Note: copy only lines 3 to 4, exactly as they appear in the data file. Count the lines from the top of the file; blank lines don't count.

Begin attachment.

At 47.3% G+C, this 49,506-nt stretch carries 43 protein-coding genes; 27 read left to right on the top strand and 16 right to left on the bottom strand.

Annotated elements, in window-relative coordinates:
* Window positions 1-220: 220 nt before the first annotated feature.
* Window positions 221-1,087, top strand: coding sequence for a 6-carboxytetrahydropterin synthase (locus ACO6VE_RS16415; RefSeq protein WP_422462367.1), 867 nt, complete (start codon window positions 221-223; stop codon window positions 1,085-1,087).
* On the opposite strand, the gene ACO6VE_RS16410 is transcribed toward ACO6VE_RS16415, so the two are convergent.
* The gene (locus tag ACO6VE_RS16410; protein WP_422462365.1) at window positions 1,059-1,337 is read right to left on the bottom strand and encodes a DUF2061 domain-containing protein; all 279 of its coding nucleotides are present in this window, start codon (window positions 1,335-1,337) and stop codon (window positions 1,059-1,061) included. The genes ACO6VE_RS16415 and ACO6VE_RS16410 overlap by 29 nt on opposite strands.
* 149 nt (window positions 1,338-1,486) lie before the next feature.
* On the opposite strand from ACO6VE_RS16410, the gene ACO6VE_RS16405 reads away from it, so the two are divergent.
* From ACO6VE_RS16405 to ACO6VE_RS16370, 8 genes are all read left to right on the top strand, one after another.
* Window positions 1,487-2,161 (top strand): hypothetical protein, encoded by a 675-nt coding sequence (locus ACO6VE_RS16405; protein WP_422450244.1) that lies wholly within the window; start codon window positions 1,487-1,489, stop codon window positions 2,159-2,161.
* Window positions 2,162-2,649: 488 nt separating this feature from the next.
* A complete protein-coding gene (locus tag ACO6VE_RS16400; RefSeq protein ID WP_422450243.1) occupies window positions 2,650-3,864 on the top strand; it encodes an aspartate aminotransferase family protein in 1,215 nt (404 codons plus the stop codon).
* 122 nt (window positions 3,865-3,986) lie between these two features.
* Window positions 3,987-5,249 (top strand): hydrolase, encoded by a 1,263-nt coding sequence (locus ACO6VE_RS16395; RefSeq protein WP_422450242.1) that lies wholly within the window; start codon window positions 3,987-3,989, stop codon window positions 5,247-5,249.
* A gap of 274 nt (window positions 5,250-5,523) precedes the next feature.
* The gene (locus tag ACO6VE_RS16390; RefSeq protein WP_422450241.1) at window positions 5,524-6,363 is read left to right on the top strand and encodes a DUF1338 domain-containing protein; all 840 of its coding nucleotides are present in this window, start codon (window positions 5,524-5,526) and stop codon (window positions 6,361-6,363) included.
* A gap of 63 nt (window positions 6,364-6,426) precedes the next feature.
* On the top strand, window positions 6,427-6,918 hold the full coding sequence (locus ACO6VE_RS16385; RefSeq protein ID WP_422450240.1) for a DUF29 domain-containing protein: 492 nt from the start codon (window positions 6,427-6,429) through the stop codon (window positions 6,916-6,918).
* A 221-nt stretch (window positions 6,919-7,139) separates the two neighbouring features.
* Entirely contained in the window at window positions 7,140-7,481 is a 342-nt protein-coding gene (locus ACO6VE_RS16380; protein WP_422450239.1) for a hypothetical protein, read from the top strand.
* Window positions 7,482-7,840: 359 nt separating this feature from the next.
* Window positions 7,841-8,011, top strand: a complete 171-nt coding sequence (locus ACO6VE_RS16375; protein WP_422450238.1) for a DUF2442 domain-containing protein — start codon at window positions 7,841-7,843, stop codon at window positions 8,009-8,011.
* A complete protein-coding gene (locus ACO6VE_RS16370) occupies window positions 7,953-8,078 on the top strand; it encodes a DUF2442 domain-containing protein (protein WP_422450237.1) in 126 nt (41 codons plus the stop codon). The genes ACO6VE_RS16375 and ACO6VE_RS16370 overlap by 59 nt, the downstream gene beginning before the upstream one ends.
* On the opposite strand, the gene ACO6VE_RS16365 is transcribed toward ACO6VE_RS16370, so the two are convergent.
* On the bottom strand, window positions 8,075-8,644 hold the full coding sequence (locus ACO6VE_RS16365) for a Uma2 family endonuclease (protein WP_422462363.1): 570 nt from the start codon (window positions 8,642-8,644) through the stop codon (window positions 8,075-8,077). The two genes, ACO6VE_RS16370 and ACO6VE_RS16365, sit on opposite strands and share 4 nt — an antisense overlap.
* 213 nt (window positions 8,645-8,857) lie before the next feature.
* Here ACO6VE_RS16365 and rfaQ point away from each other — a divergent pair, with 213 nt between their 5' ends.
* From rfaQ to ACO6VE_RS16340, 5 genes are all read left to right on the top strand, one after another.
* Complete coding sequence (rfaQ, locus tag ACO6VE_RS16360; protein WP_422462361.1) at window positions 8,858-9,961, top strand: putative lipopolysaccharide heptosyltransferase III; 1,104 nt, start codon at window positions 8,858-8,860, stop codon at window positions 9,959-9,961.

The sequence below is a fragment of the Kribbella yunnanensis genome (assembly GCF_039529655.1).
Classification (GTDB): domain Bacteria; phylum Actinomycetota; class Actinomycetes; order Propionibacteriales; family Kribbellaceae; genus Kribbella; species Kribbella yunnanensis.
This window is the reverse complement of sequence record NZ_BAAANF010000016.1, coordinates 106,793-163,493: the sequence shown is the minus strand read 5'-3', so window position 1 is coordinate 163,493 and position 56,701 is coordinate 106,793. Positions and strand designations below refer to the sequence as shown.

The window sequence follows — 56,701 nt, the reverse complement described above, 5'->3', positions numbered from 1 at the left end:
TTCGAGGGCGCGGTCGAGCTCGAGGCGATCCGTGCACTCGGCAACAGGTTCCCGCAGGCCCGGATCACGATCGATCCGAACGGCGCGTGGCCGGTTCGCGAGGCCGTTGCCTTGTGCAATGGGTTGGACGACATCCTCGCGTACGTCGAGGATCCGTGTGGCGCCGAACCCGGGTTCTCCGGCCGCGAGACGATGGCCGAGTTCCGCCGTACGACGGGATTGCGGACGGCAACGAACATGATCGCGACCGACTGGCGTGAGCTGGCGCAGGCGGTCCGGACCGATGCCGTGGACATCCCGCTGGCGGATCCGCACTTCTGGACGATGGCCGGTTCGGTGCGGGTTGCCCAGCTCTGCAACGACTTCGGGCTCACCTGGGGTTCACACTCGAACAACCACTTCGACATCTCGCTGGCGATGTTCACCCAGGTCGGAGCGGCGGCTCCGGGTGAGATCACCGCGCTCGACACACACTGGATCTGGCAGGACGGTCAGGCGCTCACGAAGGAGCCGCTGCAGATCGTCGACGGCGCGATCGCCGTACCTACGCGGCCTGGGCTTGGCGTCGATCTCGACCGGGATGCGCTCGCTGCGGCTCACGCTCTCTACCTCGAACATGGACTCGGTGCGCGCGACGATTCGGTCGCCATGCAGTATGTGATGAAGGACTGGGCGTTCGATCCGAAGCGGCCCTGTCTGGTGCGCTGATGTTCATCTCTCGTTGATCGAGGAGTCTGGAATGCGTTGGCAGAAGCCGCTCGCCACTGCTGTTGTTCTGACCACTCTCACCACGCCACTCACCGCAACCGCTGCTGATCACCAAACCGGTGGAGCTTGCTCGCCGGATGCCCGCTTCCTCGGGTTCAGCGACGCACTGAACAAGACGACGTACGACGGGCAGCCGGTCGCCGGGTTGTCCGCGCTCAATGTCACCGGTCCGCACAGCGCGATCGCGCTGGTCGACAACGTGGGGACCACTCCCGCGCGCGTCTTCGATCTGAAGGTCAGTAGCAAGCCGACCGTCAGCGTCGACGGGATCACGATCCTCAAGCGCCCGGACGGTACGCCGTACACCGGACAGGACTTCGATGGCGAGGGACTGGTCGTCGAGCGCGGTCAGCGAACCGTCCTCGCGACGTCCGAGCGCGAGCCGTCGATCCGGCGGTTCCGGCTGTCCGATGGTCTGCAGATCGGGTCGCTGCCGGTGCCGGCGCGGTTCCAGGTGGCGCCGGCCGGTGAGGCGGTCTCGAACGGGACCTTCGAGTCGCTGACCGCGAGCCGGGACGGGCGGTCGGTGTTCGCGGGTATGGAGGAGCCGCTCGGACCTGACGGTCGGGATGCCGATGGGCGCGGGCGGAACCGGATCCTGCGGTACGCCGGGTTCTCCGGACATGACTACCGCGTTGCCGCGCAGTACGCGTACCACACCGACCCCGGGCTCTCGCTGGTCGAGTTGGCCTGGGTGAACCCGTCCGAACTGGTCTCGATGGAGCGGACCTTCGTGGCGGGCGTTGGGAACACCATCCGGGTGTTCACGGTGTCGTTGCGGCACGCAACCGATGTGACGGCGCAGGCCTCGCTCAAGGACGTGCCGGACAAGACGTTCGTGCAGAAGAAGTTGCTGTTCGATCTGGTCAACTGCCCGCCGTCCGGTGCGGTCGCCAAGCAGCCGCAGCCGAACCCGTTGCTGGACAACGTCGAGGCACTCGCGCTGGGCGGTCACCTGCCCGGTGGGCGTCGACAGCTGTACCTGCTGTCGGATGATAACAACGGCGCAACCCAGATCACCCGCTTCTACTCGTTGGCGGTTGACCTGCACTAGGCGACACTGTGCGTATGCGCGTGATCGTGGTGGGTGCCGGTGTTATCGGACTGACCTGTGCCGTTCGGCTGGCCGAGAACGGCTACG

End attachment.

* Window positions 1-220: 220 nt before the first annotated feature.
* Window positions 221-1,087, top strand: coding sequence for a 6-carboxytetrahydropterin synthase (locus ACO6VE_RS16415; RefSeq protein WP_422462367.1), 867 nt, complete (start codon window positions 221-223; stop codon window positions 1,085-1,087).